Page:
Cell Parable: Major League Baseball
    Rarely do people consider the advantages of a good Little League baseball game over Major League Baseball.
    The Little League game is free. I attend with people I know and trust and we all can sit within 20 feet of the game.
We all know each others’ names, jobs, families and situation. No strangers are present, except for the other team. We
can bring coolers of food and drinks from home, and often share them with each other. The bleachers are comfortable
or you can bring your own lawn chairs. Everyone can sit within a few feet of the players.
    The Major League game is expensive. All the other people in the stadium are strangers who I don’t know or trust.
You can’t bring food and drinks from home; you have to stand in line and pay a high price for food. You have to pay to
park and there’s a huge traffic jam when the game’s over.
    Last week I explained to the officials at a Major League baseball stadium that the game shouldn’t start until
everyone in the stands had shaken hands and introduced themselves to each other so we wouldn’t be strangers. They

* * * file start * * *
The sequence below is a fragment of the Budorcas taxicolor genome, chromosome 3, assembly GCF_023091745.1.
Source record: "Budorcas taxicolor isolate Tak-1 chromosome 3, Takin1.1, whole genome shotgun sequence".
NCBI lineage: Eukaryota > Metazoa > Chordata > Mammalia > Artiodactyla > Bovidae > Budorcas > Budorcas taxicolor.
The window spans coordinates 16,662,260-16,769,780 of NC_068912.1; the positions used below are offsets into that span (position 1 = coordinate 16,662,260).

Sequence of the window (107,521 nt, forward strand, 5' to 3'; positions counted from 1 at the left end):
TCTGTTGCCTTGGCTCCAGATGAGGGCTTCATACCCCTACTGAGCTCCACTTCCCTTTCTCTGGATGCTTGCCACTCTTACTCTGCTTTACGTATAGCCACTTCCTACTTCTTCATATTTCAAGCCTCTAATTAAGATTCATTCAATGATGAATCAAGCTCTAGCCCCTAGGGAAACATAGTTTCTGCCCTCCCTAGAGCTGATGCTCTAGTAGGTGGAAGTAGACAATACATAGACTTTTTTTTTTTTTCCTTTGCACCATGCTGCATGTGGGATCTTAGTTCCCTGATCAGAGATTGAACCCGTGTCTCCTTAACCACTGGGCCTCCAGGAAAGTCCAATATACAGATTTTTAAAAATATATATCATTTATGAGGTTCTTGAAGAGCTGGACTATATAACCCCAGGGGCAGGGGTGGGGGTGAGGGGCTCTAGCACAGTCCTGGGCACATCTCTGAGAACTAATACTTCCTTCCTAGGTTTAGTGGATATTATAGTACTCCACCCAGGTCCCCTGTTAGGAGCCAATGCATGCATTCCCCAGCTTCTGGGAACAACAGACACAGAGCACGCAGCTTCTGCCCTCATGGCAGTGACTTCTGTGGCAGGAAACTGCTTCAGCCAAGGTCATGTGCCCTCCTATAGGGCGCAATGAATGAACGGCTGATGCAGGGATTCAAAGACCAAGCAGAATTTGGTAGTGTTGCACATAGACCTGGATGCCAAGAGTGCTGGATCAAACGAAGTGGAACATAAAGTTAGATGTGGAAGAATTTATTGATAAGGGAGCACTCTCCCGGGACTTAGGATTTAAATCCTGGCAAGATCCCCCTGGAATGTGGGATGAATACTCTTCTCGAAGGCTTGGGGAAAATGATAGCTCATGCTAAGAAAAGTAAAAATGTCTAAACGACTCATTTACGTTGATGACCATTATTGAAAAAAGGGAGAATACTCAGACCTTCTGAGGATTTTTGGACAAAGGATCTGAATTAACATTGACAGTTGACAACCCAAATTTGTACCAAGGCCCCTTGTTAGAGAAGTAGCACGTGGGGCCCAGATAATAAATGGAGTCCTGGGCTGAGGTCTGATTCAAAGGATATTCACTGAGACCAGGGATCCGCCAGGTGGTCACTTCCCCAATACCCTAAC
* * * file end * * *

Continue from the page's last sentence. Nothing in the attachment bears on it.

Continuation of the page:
thought I was a kook.
    Obviously, there is no future to professional baseball when you have such great fellowship at the little league level.
It’s cheap and it’s easy, and my kid is the star. Who could ask for anything more?
Some people are bothered by a large church of thousands of people; they don’t like a big crowd.
Well, there are going to be a lot of people in heaven and a lot of people in hell.
Wherever you’re going, you might as well get used to it. - Bishop Eddie L. Long
Batter photo courtesy of Kevin Gamin
Stadium photo courtesy of www.ballparksofbaseball.com/
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From Seminar One: Diagnosis